My musical tastes narowed as punk rock really kicked in and the anarcho rage of Crass, Flux and Conflict took over. ‘Another World Is Possible’ they told us as Giro’s in Belfast came into action. I started listening to a wder selection of sounds but if a band wasn’t publicly supporting the miners strike then I wasn’t gonna waste my time on them.

30 years later and whilst a lot has happened outside music that world of punk and change still clings very dear to my heart.

Another World is Possible rears its head time and time again as I ask my children to “Strive to survive causing least suffering possible”. It’s a simple mantra and we can be the change we want to be.

The world has changed since the mid 80’s, walls have come tumbling down but the veneer of democracy is still thin and money holds the balance of power. Nearly everywhere….

In the small town of Marinaleda in the Andalucian region of Southern Spain the near 3,000 inhabitants have decided to take the power. After years of struggle they got land and have created their own co-ops. This book is their story. It is based around the towns lord mayor, Sanchez Gordillo, and the people who have taken control. Whether that be by the farms they cultivate or the processing plants that makes goods grown form these farms, or the weekly assemblies that take place. I can only guesss someone like Paul Murphy takes great inspiration from a mayor like Gordillo. After the press hysteria in Ireland when Paul spoke about always having a megaphone in the car and his vilification from some in the Labour Party it seems that Mayor Gordillo goes nowhere without his megaphone, and has done so for a very long time.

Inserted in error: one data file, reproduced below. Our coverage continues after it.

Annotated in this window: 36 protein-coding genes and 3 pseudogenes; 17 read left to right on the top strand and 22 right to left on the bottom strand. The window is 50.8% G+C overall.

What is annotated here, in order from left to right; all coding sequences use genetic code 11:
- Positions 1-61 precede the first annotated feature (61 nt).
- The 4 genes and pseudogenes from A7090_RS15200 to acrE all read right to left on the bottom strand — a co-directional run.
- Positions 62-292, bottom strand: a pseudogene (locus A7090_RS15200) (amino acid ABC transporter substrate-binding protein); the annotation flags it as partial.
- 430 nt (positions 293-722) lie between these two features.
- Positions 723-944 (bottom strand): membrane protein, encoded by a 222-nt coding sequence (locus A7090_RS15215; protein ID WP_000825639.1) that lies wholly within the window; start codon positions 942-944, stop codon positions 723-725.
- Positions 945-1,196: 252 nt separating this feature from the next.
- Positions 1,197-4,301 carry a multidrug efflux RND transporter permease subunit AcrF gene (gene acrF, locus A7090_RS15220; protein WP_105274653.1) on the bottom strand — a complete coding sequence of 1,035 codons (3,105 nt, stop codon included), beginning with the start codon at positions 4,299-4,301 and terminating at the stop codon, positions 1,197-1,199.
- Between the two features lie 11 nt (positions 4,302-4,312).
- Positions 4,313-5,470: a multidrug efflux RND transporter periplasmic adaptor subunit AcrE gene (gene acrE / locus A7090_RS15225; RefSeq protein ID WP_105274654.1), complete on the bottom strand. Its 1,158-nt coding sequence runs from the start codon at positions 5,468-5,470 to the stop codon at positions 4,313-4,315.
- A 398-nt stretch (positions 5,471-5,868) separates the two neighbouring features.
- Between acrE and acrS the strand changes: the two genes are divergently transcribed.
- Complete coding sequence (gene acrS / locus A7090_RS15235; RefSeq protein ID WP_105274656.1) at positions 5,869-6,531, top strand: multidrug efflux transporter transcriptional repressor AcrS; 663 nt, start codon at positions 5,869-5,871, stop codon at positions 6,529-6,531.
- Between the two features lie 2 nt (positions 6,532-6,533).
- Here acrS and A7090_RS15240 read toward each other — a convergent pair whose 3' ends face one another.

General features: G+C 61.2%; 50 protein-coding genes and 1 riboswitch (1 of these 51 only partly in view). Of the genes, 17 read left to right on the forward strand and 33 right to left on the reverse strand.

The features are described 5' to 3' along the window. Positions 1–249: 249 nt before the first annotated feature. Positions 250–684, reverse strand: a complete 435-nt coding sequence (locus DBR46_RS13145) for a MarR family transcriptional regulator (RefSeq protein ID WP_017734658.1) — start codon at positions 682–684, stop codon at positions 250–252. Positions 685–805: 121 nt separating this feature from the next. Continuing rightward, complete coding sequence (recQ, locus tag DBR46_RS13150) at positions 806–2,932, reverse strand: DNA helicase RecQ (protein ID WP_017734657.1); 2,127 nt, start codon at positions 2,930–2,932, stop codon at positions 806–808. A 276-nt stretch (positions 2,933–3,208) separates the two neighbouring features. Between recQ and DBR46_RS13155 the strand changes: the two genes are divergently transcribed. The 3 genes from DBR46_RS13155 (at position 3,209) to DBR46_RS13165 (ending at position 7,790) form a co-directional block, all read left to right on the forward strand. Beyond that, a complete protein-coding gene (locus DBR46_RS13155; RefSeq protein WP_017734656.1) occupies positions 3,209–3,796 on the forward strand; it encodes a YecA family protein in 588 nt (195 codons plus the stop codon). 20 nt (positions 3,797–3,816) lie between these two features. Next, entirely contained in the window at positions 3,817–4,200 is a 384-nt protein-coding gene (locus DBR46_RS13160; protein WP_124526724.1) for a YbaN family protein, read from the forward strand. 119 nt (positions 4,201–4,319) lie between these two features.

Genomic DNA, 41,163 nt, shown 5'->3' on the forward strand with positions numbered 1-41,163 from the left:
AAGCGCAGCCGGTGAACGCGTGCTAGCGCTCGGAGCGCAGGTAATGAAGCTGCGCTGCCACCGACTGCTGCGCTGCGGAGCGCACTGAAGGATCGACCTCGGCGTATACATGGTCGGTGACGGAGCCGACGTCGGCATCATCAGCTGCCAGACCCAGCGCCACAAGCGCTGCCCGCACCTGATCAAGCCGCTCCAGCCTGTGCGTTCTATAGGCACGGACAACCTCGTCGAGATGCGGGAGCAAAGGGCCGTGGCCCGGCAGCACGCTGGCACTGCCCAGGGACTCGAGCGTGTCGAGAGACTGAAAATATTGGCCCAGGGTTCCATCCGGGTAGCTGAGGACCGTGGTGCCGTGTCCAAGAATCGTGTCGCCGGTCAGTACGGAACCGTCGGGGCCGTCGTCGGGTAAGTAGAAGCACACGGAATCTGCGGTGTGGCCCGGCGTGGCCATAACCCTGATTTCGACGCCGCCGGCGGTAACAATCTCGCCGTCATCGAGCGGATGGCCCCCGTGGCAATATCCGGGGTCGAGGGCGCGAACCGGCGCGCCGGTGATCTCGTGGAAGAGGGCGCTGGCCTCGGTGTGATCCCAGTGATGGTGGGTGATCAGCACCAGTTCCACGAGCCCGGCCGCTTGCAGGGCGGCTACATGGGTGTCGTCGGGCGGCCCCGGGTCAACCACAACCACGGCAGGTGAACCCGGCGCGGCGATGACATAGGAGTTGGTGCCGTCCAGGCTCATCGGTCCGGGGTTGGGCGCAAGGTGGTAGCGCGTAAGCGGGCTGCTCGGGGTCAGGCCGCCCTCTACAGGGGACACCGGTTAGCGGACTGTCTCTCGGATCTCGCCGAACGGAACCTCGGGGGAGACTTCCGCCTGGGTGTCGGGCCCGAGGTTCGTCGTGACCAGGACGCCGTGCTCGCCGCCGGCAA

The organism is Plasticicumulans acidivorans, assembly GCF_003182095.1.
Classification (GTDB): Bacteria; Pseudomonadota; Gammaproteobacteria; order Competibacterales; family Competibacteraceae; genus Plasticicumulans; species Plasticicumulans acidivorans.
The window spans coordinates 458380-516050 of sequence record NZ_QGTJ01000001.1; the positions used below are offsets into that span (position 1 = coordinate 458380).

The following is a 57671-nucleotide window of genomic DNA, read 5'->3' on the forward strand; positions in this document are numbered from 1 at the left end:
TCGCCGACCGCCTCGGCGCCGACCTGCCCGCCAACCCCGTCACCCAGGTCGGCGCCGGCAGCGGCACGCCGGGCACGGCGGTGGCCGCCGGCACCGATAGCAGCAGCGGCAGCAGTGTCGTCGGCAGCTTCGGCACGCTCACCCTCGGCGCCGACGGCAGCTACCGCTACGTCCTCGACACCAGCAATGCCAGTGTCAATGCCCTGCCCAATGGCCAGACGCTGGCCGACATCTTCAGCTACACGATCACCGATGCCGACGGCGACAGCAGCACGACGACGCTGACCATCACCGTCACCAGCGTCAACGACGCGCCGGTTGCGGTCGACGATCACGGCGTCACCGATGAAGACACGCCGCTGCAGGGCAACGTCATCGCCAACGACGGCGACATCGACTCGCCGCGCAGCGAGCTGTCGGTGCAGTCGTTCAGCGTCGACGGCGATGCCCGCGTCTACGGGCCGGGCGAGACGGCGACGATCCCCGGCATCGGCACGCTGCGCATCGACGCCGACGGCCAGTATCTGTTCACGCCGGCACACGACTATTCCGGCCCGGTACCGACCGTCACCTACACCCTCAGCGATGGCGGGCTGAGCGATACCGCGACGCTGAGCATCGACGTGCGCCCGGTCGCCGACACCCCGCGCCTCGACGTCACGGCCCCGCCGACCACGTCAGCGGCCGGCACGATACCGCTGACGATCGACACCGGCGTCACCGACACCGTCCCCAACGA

Spain has 4 million vacant premises, it is estimated that 4000,000 people have been evicted from their homes – none in Marinaleda. Nobody profits from the sale of real estate, it is available to all for €15 per week.”People are considered merchandise. While they’re profitable they are used and when they’re no longer profitable they’re discarded. We have to change these cruel and inhuman values.” It is pretty straight forward really, but of course it is not that straight forward. Finance needs to be obtained and with austerity gripping Spain as unemployment nationally reaches 30% (Marinaleda has approx 5%) it is becoming more and more difficult to sustain. It has done so up to now and not without difficulty. This is not North Korea, wifi is freely available, elections are regular occurrences and whilst there is oppostion Gordillo keeps getting re-elected.

Weekly assemblies are a feature of life and through this “atmosphere of genuine democratic inclusion and participation” we could possibly learn something. Of course this is not new and the occupy movement have been advocates of this type of participation and places like Seomra Spraoi are organised in this way. The people in Marinaleda seem to have a genuine belief that they are in control of their own destiny. Indeed, we hear that “police and priests are superfluous and so are politicians” which is refreshing to hear considering our system here is based on entrusting those we vote in every 5 years.

This is an inspiring tale. It’s not rags to riches it’s a sharing of the community people live in. A tale that people can try and take control

Maybe another world is possible after all?


Get it here